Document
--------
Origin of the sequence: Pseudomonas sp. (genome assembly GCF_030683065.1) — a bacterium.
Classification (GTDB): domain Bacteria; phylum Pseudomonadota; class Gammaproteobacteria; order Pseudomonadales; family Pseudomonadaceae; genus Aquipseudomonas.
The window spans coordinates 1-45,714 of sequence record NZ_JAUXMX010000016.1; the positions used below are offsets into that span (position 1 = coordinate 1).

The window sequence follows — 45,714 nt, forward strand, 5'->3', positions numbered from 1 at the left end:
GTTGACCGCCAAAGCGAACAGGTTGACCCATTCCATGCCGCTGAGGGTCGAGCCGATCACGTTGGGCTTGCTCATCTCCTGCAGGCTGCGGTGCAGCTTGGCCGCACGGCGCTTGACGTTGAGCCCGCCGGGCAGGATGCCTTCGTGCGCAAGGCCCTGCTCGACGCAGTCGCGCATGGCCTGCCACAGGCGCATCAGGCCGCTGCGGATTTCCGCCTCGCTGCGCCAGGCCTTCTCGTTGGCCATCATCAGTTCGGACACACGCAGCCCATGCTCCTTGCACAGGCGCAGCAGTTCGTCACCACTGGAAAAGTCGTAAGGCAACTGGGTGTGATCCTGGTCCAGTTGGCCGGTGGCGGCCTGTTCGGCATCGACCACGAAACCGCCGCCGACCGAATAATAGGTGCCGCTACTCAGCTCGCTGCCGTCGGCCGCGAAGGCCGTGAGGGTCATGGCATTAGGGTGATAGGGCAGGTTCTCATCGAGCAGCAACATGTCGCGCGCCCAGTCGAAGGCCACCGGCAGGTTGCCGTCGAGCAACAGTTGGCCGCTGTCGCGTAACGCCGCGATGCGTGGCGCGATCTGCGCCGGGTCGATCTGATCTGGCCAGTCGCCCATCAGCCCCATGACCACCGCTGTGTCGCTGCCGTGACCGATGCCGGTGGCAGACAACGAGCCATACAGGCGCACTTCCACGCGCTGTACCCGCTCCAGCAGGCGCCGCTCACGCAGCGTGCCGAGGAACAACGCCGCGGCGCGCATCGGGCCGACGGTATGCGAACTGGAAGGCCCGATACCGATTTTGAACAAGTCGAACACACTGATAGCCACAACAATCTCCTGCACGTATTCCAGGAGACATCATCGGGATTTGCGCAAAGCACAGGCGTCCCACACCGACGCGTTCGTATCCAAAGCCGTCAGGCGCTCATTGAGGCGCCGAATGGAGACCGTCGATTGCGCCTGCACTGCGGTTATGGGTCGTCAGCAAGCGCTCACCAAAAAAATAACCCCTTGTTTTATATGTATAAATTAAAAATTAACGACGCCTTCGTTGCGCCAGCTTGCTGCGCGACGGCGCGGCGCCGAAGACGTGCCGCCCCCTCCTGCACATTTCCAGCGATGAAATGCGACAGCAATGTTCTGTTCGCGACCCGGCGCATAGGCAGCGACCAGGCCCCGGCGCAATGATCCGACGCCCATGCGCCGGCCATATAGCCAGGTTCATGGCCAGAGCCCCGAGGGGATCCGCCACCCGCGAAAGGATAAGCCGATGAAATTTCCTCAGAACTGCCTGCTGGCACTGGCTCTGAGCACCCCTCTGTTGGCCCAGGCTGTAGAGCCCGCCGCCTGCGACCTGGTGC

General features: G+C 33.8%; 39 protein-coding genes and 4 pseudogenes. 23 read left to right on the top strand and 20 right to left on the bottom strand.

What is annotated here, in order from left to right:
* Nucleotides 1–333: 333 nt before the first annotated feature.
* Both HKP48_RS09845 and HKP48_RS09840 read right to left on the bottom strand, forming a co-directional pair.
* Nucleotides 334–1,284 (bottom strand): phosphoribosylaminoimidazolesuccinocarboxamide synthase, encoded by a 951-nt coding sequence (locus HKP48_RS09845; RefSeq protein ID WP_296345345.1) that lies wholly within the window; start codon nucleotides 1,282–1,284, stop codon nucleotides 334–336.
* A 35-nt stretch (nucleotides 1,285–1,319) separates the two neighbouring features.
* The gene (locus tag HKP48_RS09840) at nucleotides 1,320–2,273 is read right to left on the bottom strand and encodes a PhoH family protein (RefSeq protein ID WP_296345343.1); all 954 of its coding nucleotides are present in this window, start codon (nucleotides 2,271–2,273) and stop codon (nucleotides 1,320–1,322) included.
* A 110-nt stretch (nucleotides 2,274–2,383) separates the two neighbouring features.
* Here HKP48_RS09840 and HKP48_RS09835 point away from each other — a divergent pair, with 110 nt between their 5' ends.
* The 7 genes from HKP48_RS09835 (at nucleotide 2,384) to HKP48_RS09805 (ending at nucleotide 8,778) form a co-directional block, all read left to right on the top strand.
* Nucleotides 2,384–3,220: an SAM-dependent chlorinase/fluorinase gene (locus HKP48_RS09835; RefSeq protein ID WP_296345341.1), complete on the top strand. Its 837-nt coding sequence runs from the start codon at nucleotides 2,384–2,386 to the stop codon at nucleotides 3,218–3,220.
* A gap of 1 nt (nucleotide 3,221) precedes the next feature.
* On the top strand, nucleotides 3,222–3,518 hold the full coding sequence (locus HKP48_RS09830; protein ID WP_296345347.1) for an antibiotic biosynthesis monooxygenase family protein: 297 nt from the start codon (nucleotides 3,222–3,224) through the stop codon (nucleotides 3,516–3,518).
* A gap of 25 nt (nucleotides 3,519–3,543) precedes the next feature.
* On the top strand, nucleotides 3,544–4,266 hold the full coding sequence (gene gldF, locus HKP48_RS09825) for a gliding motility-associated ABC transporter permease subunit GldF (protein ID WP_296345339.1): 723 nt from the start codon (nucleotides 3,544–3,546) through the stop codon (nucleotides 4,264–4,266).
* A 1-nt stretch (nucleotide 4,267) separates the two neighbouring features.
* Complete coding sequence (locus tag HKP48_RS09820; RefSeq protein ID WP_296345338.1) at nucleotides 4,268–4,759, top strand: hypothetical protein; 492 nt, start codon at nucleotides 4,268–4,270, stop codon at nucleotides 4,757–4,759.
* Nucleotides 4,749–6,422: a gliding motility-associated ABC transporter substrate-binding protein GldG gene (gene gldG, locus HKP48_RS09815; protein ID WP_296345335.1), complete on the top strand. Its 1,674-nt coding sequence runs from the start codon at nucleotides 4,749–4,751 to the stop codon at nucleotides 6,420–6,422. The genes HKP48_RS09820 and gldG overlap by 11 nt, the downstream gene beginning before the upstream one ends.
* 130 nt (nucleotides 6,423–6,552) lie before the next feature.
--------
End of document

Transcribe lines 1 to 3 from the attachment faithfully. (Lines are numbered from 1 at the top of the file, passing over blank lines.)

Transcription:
Origin of the sequence: Pseudomonas sp. (genome assembly GCF_030683065.1) — a bacterium.
Classification (GTDB): domain Bacteria; phylum Pseudomonadota; class Gammaproteobacteria; order Pseudomonadales; family Pseudomonadaceae; genus Aquipseudomonas.
The window spans coordinates 1-45,714 of sequence record NZ_JAUXMX010000016.1; the positions used below are offsets into that span (position 1 = coordinate 1).